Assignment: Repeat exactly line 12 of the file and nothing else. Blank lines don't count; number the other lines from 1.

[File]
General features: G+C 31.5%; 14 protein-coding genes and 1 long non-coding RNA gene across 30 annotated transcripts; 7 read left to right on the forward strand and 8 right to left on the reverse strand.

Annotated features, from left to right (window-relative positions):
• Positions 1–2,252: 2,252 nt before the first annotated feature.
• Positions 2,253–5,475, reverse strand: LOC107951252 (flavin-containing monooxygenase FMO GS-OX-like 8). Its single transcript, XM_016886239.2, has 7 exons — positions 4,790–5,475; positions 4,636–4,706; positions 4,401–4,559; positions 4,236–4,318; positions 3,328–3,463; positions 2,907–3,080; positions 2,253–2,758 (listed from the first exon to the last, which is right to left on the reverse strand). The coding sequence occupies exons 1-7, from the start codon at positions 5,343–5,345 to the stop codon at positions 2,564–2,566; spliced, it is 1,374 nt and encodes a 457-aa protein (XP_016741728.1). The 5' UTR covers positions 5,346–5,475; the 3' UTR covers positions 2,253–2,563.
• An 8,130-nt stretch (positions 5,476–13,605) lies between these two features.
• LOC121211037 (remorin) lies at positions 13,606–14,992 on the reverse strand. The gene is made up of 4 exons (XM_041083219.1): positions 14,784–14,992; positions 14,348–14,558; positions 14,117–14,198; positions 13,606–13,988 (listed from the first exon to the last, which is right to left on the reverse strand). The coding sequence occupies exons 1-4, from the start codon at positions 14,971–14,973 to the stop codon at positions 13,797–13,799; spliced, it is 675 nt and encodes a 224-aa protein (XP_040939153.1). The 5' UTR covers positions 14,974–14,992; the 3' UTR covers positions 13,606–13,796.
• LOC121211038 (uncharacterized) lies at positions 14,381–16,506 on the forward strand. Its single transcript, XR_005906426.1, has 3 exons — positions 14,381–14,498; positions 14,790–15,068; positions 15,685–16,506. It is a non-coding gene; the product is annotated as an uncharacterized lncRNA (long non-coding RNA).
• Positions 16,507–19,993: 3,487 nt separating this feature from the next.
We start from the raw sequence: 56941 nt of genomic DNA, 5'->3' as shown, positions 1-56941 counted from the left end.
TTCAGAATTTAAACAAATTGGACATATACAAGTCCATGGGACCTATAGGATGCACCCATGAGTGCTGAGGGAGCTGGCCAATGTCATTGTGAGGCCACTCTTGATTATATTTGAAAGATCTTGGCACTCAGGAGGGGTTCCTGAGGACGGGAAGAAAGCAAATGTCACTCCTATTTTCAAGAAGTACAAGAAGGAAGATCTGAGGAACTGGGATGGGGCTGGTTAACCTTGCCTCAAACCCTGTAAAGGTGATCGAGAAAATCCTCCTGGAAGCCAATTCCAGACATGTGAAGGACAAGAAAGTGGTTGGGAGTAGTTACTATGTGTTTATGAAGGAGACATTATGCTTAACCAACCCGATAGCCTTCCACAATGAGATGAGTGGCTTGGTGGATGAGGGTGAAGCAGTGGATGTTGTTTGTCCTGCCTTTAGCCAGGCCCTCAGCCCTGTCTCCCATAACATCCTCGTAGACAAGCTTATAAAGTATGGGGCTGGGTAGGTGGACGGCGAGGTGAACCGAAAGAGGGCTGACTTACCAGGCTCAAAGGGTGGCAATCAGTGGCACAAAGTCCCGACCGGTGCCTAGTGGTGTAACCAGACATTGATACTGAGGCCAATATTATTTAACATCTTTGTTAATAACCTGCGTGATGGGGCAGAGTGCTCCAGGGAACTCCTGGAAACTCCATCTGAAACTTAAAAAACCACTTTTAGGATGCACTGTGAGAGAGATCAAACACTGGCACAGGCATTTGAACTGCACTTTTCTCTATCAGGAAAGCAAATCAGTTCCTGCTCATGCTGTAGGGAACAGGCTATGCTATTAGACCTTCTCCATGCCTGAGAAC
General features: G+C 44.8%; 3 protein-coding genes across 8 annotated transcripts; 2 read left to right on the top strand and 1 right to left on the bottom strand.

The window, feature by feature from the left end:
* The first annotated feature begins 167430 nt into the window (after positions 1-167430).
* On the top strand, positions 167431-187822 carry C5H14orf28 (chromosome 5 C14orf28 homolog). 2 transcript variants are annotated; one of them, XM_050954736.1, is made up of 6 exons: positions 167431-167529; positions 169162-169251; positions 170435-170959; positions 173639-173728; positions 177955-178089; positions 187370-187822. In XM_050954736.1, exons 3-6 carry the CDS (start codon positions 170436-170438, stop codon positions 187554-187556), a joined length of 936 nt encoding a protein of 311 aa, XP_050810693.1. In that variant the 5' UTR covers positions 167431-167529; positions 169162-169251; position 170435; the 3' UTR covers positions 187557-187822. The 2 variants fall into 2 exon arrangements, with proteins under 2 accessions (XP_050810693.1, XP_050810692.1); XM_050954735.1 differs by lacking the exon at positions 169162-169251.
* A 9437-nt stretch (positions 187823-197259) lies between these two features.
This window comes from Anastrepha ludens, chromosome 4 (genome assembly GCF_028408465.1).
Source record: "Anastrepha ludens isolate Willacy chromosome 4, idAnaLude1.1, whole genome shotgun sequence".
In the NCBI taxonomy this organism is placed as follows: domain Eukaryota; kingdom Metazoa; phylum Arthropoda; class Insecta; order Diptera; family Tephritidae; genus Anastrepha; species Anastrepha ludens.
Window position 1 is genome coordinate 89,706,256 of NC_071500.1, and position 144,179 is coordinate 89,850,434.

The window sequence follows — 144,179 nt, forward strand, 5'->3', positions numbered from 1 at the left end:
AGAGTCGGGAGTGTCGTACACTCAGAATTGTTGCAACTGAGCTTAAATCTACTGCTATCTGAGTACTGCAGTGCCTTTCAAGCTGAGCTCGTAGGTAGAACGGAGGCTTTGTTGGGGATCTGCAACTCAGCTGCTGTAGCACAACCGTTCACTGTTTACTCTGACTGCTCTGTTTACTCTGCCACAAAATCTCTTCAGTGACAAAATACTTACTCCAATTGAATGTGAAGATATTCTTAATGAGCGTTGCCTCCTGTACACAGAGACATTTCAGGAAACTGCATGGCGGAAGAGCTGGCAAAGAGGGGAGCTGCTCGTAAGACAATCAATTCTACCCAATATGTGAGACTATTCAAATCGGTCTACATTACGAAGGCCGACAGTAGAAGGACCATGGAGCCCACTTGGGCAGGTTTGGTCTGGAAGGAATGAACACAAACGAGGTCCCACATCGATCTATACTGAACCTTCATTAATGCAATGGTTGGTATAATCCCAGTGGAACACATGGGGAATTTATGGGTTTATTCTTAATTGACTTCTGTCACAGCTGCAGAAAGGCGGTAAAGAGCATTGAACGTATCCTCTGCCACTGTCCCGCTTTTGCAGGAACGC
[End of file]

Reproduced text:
The window, feature by feature from the left end: